Apple did exactly what I predicted: they dumped the igloo iMac and released a computer integrated into a slightly thicker version of their display as its successor. Since Ive, Jobs and company are all no doubt anxiously awaiting my next new idea for a new Mac product category, I’ll get right into presenting what it is, and why the world needs (drumroll please)… the Xserve mini.
Read more…
Contributed by: Daniel Eran, RoughlyDrafted

(more…)

Market Share Myth: Nailed!

Posted by:
Date: Wednesday, July 26th, 2006, 09:00
Category: Opinion

In The Apple Market Share Myth, I demonstrated how overall market share numbers can be used to suggest ideas that have no basis in reality. Here, I’ll look at the slippery aspect of numbers, prove that a quality share of the market can be better than a larger market share, and then compare how the definition of a market is critically important in determining how useful market share numbers are. In particular, I’ll look at the iPod’s market share.
Read more…
Contributed by: Daniel Eran, RoughlyDrafted

(more…)

New Media and Free Market Choice

Posted by:
Date: Monday, July 24th, 2006, 08:00
Category: Opinion

Here in part two, I’ll consider five examples that prove that intellectual property, while offering some new challenges, still obeys the same market laws of supply and demand. Along the way, I’ll also prove why the market has rejected digital media rentals.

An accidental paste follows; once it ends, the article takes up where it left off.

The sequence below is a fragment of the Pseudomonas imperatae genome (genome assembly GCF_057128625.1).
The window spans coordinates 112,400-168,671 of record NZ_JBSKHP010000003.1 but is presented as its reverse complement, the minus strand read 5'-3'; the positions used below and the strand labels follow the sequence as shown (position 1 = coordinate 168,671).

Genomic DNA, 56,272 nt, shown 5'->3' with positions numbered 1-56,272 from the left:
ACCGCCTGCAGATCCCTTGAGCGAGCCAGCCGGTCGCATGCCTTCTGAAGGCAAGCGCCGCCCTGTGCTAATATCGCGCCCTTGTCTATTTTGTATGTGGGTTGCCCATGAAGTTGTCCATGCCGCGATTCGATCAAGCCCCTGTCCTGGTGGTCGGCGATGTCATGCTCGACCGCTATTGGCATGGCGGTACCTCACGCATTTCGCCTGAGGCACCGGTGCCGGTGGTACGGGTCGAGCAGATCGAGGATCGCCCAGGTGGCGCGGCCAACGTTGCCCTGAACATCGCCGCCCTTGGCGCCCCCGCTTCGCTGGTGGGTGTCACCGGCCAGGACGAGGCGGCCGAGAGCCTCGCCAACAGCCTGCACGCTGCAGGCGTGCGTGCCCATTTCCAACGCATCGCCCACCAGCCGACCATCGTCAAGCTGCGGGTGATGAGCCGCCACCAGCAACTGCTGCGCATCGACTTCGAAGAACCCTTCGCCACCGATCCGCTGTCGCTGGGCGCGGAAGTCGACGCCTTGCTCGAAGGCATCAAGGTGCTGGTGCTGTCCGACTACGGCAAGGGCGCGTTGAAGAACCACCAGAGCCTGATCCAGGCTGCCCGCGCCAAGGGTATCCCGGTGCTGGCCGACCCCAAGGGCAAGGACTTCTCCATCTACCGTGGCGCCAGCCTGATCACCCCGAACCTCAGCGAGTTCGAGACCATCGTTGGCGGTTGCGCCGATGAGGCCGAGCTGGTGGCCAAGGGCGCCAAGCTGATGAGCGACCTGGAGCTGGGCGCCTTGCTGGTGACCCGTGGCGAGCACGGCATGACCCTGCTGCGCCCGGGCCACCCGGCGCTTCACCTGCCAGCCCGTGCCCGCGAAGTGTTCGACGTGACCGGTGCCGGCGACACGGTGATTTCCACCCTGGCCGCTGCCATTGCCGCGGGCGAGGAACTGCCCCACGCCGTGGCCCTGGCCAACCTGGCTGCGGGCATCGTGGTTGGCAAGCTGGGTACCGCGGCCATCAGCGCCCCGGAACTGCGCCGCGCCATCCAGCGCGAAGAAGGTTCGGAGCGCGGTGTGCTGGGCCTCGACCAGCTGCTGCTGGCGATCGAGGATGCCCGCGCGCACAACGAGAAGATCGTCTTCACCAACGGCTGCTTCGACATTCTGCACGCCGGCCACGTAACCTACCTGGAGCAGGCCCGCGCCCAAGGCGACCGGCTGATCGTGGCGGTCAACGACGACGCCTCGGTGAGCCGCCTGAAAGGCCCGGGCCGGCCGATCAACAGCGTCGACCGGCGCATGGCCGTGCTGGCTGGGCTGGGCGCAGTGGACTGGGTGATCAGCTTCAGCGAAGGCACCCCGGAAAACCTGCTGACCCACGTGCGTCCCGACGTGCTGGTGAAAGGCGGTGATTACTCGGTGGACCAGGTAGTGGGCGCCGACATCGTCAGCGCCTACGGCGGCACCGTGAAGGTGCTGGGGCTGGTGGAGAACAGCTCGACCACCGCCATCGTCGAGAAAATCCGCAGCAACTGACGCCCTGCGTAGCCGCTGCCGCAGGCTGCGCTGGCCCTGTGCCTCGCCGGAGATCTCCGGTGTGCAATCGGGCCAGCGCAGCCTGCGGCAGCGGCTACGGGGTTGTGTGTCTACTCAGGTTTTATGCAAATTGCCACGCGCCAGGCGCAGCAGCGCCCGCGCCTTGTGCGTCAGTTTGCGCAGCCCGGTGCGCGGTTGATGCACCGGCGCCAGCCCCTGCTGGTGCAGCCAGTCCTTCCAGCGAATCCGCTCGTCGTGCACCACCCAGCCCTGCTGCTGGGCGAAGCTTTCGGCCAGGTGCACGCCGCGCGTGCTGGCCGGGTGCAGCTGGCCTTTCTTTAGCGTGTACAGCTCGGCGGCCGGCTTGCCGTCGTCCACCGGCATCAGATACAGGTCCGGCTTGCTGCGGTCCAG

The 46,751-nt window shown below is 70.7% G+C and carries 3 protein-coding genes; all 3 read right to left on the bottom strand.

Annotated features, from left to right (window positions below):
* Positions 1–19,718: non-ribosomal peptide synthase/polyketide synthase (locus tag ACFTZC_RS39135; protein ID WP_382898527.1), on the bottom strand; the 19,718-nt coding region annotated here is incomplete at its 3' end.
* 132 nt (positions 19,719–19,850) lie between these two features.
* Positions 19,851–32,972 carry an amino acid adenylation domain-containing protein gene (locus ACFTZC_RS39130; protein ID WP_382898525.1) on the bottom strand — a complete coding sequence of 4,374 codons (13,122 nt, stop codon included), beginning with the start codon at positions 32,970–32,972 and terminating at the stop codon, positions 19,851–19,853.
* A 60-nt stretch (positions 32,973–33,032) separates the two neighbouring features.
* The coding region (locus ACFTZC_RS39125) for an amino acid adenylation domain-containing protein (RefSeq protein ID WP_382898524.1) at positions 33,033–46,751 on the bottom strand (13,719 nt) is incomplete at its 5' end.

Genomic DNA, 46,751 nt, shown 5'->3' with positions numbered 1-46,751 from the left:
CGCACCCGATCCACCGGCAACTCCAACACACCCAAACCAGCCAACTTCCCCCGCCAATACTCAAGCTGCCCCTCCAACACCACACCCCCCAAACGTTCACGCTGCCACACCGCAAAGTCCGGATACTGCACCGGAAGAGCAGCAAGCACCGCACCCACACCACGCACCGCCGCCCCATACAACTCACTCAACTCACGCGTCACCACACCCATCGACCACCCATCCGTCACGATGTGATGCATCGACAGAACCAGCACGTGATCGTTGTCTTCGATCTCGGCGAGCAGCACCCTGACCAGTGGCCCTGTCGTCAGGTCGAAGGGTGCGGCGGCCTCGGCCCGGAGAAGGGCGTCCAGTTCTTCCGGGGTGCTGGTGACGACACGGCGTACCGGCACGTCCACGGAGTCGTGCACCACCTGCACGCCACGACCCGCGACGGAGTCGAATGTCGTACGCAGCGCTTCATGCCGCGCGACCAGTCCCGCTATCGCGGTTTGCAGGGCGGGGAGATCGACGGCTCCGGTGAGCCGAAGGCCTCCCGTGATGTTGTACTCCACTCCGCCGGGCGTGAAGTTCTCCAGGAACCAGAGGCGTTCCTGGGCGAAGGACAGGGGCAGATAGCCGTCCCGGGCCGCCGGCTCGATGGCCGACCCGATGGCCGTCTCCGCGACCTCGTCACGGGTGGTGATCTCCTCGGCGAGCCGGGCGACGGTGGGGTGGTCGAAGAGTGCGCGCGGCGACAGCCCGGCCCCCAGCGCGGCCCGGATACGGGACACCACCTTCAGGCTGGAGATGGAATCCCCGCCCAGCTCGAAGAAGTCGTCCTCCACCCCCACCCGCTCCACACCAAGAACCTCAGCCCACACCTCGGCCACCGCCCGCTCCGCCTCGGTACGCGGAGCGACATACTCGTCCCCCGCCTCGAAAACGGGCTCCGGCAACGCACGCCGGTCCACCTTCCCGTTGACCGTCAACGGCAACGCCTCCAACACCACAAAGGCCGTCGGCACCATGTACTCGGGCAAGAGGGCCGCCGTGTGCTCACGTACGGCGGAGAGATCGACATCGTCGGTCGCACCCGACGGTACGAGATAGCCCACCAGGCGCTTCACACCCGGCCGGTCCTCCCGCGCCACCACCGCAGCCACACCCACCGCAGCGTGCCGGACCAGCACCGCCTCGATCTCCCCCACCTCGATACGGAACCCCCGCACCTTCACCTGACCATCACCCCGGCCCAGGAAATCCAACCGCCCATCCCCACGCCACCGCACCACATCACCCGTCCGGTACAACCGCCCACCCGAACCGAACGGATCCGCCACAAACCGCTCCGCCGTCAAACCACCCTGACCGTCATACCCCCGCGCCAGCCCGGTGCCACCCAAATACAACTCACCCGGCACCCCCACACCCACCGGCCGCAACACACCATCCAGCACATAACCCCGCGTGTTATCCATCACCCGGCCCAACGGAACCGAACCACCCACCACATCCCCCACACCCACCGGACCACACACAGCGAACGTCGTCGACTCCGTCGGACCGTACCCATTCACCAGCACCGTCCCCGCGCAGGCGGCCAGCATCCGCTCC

Read more…
Contributed by: Daniel Eran, RoughlyDrafted

(more…)

The Apple Market Share Myth

Posted by:
Date: Monday, July 24th, 2006, 08:00
Category: Opinion

Market share is often used in spreading FUD. It has been used against Apple’s Macintosh since its introduction over twenty years ago. Professional nay-sayers have long insisted that the Mac’s limited market share would prevent it from benefiting from the hardware economies of scale that were driving PCs cheaper, as well as the widespread software development forces that were introducing a wide range of diverse PC applications.
Ironically, those making the biggest stink about Apple’s historically low share of the overall PC market have started attacking the iPod’s majority share of the music player market. They gleefully preach the imminent demise of the iPod because its reported market share fell to 75% of all music devices. If market share is so critically important, why aren’t the same analysts advising people to march out and buy the market leading iPod?
Read more…
Contributed by: Daniel Eran, RoughlyDrafted

(more…)